Why are these companies allowed to keep tips, which are explicitly for the delivery person?
Well, you see, the forces of the gig economy have been undermining and eroding the workplace protections hard-won by the labor movement over the course of decades. More specifically, delivery workers for DoorDash and others apps aren’t employees of those companies. They are independent contractors, who lack the protections of actual employees and — in this case — do not have a minimum wage. Not that the delivery landscape was a worker’s paradise before. Some of these app-delivery people come from restaurants; one, Mengba Lee, told the Times he’d “never go back to delivery for restaurants.”

Is anyone doing anything about this?
In California, the State Senate is looking at a bill that would reclassify gig-economy workers as employees. Uber does not want to see this happen. Uber drivers have reported sleeping in parking lots to make a living, and one New York delivery driver says he committed suicide to show how services like Uber have devastated people in his industry. The Times reported that on Tuesday, New York City councilman Brad Lander said he is working on a living wage requirement for delivery workers, while conceding that figuring this out “is complicated.”

Are there better delivery apps?
Eh. Maria Figueroa of the Cornell University Worker Institute tells the Times that these individuals are “the most vulnerable workers in digital labor.” Even the CEO of Postmates recently admitted that gig workers have it tough. The Times reporter who went undercover as a food-delivery person says he still earned more on orders than for Uber Eats or Postmates, the latter of which no longer guarantees a minimum fee of $4 an order. Roughly three out of four delivery people work for multiple apps in order to make enough money, according to Niels Van Doorn, an assistant professor at the University of Amsterdam who studied New York’s app-delivery workers.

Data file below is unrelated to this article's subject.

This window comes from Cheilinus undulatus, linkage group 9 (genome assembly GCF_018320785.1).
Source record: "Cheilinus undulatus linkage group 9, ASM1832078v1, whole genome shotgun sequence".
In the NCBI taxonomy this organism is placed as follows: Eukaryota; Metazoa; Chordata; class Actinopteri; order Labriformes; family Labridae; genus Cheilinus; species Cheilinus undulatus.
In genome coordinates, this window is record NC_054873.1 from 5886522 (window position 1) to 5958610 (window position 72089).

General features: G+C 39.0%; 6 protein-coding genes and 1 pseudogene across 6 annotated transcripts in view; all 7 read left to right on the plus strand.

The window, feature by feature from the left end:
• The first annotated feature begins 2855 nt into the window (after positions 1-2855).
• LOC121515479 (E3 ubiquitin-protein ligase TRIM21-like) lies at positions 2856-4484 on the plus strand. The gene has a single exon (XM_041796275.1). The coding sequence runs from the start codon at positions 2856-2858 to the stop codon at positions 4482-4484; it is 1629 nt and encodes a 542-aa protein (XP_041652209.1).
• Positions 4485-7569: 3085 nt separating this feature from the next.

I hear delivering food is risky. What’s so risky about a burrito wrapped in foil?
Have you biked in the city? It can be frightening and risky; at least 17 bicyclists have died in New York so far this year. Now imagine swerving through the undulations of Manhattan traffic while glimpsing at a mounted cell phone and making calculated decisions about which deliveries to accept, which will determine how much money you can make because of game-style bonuses. Making it more fun, you have to make a decision about PostMates within seconds, or maybe take the UberEats order even though you don’t know where it’ll bring you!

Okay, but what if I want to tip a tech company valued at $7.1 billion?
I don’t know, dude, try Venmo or something.

Everything You Need to Know About the DoorDash Tip Scandal